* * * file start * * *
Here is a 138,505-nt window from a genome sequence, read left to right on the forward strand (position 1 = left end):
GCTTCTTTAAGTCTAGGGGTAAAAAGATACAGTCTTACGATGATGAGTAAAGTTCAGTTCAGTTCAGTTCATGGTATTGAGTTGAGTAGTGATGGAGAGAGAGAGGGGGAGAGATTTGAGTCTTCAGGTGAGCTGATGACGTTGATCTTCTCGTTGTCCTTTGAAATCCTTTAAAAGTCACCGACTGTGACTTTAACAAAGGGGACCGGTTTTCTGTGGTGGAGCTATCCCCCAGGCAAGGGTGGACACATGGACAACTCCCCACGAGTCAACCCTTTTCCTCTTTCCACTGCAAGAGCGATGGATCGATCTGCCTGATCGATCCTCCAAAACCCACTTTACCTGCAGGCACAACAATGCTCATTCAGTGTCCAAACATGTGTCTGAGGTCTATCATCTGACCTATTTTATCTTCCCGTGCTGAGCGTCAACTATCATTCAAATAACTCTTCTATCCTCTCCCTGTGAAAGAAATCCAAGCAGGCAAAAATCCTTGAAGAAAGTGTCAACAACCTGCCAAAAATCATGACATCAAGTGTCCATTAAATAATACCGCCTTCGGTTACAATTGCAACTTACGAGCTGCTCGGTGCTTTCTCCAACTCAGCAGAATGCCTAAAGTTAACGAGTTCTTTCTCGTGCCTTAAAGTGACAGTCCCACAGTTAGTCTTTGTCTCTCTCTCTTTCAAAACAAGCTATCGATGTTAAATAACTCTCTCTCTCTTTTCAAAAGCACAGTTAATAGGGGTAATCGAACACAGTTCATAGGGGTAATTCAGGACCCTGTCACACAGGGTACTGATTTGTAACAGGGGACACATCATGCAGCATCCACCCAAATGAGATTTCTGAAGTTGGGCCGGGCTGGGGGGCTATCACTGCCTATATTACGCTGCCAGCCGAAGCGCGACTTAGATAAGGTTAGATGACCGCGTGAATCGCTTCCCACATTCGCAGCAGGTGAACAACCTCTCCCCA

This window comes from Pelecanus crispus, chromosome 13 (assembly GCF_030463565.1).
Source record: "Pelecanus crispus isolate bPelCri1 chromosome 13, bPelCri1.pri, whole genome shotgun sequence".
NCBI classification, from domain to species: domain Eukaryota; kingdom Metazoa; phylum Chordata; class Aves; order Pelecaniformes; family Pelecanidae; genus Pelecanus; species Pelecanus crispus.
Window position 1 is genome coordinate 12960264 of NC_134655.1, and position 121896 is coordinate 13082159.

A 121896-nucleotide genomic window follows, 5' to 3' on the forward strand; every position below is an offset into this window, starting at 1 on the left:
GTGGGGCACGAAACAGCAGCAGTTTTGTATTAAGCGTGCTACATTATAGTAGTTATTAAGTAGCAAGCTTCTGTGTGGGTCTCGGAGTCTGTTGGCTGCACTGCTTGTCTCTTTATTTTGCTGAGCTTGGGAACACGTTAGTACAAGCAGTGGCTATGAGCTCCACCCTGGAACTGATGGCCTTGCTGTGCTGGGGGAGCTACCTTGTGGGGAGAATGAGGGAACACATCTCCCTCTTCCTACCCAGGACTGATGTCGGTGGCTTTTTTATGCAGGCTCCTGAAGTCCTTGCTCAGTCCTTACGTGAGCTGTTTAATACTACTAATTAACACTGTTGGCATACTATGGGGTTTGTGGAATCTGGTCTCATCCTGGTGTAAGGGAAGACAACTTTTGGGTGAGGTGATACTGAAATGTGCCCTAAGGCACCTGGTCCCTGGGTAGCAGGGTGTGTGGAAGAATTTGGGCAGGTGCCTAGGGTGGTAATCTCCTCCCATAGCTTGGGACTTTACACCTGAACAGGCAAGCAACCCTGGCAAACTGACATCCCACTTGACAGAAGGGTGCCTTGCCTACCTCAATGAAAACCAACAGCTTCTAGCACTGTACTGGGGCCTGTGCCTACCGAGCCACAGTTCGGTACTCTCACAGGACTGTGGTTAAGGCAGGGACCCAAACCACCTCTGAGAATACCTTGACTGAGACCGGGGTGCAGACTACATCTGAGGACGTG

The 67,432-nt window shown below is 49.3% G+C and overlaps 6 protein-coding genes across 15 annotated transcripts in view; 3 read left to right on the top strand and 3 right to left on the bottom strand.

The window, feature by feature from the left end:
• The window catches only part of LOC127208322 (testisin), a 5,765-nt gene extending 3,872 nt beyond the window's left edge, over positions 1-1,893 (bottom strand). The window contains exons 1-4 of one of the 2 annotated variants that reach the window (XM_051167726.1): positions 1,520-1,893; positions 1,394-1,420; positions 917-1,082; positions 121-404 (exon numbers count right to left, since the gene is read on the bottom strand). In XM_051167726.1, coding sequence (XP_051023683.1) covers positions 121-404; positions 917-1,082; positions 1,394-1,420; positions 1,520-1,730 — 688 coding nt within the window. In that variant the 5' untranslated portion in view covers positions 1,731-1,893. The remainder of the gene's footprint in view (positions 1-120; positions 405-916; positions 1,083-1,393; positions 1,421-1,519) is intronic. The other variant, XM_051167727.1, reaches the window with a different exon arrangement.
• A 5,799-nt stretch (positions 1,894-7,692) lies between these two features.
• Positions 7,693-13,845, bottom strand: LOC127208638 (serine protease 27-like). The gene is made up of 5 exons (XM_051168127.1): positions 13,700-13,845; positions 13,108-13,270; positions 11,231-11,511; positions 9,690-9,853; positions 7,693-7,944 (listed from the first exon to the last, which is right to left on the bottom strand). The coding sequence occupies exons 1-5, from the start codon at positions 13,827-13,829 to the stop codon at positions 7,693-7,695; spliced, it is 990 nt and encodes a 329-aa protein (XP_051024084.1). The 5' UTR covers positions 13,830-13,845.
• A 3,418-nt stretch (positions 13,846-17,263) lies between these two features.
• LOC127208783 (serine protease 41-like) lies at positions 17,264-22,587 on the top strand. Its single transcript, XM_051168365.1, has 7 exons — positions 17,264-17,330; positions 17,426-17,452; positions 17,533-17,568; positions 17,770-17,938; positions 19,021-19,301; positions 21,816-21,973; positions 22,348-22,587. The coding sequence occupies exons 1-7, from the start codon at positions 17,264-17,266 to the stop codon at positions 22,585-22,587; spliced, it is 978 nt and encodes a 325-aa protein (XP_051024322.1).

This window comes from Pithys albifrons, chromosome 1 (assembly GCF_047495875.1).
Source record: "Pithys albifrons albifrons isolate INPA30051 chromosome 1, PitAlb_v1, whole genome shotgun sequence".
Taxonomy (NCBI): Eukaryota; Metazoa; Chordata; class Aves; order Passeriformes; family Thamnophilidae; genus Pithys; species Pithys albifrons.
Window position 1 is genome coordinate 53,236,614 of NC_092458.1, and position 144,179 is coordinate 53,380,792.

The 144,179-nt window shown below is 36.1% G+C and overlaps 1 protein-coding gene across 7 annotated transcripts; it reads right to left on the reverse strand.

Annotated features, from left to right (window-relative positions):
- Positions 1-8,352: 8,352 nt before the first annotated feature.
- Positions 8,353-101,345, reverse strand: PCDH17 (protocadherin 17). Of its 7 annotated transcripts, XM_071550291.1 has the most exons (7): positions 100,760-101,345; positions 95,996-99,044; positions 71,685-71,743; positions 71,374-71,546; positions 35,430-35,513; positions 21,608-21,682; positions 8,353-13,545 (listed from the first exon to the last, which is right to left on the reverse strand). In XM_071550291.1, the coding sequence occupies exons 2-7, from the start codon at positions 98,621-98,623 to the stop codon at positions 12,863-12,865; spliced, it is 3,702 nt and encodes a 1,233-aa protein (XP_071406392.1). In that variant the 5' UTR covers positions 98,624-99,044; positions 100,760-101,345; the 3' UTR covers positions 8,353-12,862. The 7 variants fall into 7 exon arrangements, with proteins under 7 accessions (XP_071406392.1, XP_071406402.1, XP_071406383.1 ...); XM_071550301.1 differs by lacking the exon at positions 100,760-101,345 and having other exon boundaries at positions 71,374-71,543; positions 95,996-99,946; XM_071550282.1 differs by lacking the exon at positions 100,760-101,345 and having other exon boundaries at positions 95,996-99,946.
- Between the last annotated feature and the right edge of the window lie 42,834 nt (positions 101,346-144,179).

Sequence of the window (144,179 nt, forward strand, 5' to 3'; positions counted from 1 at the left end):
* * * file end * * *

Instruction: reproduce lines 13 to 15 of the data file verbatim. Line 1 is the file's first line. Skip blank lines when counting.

• Positions 7,693-13,845, bottom strand: LOC127208638 (serine protease 27-like). The gene is made up of 5 exons (XM_051168127.1): positions 13,700-13,845; positions 13,108-13,270; positions 11,231-11,511; positions 9,690-9,853; positions 7,693-7,944 (listed from the first exon to the last, which is right to left on the bottom strand). The coding sequence occupies exons 1-5, from the start codon at positions 13,827-13,829 to the stop codon at positions 7,693-7,695; spliced, it is 990 nt and encodes a 329-aa protein (XP_051024084.1). The 5' UTR covers positions 13,830-13,845.
• A 3,418-nt stretch (positions 13,846-17,263) lies between these two features.
• LOC127208783 (serine protease 41-like) lies at positions 17,264-22,587 on the top strand. Its single transcript, XM_051168365.1, has 7 exons — positions 17,264-17,330; positions 17,426-17,452; positions 17,533-17,568; positions 17,770-17,938; positions 19,021-19,301; positions 21,816-21,973; positions 22,348-22,587. The coding sequence occupies exons 1-7, from the start codon at positions 17,264-17,266 to the stop codon at positions 22,585-22,587; spliced, it is 978 nt and encodes a 325-aa protein (XP_051024322.1).